[ I wrote the article below for Wireframe, a British game dev magazine which ‘lifts the lid on video games’. And, inexplicably, lets me have a monthly column. This one’s from Issue #21, in August 2019. ]
It is a truth universally acknowledged that a gamer in possession of even a few RPGs, visual novels or Nintendo titles is likely in love with Japan. Our industry’s long-standing Japanophilia seems alive and well: Pokemon remains king with Sword and Shield, Octopath Traveller was a resounding success, Animal Crossing: New Horizons has its own otaku crowd, and the fabled Shenmue 3 has become the stuff of legend. But there’s one Japanese genre that’s strangely absent. Where are our magical girls?
Marvel knocks out superhero films like there’s no tomorrow, and they seem increasingly happy to court a female-centric audience with films like Wonderwoman and Dark Phoenix. My Little Pony rages on in nerd subculture, famous enough for a reference in Stranger Things 3. Roblox, one of the largest platforms for young gamers, features a galactic quantity of purchasable jewellery, glitter-wings, tiaras, magic wands and dresses with five different skirts, all of which tell me that girls’ interest in magical girls, even in the west, is extremely healthy. But while western games feature more female protagonists than ever before, and while magical girl IPs like Sailor Moon and Cardcaptor Sakura remain popular in our hemisphere, we appear to need more than a Starlight Honeymoon Therapy Kiss to interest western game developers. And yes, that is a real attack.
The two blockers for western magical girl games that I can see are, firstly, the primary and perhaps exclusionary focus on women and girls, and secondly, the intense, ineffable Japanese-ness of it all. The latter is something the games industry has historically overcome. Parappa the Rapper was totally nuts. Katamari Damacy had some of the most surreal moments I’ve ever seen in games. Phoenix Wright continues to sell while also stupefying with its un-western rhythms and tropes. So yes, a magical girl game is going to be niche, but if it’s ‘niche’ in the same way as, say, Doki Doki Literature Club, there’s definitely some money not being made.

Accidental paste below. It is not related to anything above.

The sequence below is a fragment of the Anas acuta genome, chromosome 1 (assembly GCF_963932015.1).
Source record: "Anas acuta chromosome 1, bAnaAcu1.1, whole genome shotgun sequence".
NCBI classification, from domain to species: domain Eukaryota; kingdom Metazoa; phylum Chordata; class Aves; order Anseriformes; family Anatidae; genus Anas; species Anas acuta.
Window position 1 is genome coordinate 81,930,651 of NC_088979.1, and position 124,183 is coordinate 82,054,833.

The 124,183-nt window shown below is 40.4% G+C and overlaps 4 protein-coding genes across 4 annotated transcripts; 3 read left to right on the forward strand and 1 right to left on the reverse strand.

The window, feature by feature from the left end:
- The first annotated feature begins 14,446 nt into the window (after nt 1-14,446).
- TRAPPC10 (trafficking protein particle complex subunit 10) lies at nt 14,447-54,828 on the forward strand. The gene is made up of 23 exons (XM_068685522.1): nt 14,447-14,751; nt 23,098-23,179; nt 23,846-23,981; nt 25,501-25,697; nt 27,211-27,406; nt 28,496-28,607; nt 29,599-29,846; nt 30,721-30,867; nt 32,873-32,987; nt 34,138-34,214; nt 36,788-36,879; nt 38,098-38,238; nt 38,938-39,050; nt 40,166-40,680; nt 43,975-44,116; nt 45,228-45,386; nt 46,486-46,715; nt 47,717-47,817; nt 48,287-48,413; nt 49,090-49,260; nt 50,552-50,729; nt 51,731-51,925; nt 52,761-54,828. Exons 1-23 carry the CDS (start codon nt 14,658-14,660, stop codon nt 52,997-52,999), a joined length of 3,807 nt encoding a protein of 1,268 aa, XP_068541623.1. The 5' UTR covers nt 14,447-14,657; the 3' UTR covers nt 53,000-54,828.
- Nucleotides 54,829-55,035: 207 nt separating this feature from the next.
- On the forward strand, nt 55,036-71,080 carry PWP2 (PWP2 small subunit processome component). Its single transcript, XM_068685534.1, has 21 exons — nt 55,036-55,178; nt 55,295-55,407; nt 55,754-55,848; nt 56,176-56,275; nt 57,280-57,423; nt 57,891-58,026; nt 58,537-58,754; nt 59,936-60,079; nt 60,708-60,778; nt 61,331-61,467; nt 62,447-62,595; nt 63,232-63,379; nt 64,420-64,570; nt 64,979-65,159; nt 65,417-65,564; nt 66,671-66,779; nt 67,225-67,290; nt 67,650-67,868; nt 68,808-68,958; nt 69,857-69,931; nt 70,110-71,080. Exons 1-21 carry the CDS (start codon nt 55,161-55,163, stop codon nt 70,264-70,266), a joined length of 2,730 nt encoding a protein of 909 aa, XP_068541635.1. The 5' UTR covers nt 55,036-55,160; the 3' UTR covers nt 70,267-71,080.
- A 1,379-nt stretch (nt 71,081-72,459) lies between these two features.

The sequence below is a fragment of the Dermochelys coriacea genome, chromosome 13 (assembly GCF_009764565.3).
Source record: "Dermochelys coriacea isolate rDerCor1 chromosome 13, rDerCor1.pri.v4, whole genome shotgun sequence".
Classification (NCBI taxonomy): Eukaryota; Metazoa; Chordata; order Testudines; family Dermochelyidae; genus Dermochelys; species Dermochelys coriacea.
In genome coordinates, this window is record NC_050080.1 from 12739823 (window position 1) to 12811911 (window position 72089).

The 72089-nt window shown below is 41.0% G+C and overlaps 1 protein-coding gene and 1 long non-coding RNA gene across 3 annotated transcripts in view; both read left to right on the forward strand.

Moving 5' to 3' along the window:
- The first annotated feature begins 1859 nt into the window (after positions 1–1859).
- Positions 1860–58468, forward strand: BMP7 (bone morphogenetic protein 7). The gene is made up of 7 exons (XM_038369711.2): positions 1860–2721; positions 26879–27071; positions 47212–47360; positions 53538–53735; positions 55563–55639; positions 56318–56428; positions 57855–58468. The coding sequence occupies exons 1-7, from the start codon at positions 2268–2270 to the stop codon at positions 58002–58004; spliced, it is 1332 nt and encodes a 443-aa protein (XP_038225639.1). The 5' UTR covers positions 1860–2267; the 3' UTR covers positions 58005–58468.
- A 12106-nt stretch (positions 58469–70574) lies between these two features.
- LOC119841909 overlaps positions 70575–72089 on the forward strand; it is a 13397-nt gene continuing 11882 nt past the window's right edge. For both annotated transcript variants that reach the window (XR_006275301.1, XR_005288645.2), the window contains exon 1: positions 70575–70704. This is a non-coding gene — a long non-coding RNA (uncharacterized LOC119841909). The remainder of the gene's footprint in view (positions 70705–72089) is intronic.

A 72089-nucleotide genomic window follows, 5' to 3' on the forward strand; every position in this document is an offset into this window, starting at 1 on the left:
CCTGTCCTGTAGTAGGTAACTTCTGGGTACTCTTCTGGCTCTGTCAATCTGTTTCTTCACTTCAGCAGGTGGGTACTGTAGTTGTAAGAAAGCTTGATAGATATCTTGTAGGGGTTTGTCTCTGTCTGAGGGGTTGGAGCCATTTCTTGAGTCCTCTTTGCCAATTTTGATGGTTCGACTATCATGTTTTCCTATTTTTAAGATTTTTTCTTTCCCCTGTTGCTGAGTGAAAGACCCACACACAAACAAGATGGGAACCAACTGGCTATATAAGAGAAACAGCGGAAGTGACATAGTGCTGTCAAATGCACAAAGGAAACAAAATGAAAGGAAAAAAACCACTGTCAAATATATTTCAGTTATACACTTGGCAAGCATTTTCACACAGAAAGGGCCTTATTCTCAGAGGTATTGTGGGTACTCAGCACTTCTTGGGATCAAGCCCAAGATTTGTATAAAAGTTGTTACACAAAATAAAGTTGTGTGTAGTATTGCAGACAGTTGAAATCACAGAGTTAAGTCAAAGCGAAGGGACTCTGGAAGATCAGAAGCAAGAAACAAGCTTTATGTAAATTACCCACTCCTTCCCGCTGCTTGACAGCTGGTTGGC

This leads me to conclude it’s the hyperfemininity which puts people off. If you’re not interested in make-up, accessories, jewels and a whole load of the colour pink, magical girls are probably not for you. And this isn’t what western feminism is. The female protagonists we see portrayed are strong, independent women who start out as Dora the Explorer and end up as Jean Grey. They don’t come from the moon, they don’t have a little sceptre with a heart on it, they don’t fight magical evil with an animal companion that can inexplicably speak, and they are almost never a princess. Our female protagonists usually do what the men do: fight crime. Drink. Wear leather. They tend not to overcome their Aristotelian crises by leaning into the girlish side of femininity, like Reese Witherspoon did in Legally Blonde.
I wonder if this is some infancy in our culture, if in a century’s time we’ll be comfortable enough with femininity to lean into pinkness rather than away from it when we style our feminist icons. Either way, it’s strange that games seem so disinterested in the genre, when they’re happily making and buying anime games, superhero spin-offs and what I can only call ‘tragical’ girl games like Lollipop Chainsaw.
There’s no shortage of cutsey, wholesome and magical games out there, and perhaps the culture gap is just too large to broach. But if you’re reading this and thinking, hm, if only there were a market yet uncatered for in this cluttered indiepocalypse… My dev, do I have a genre for you.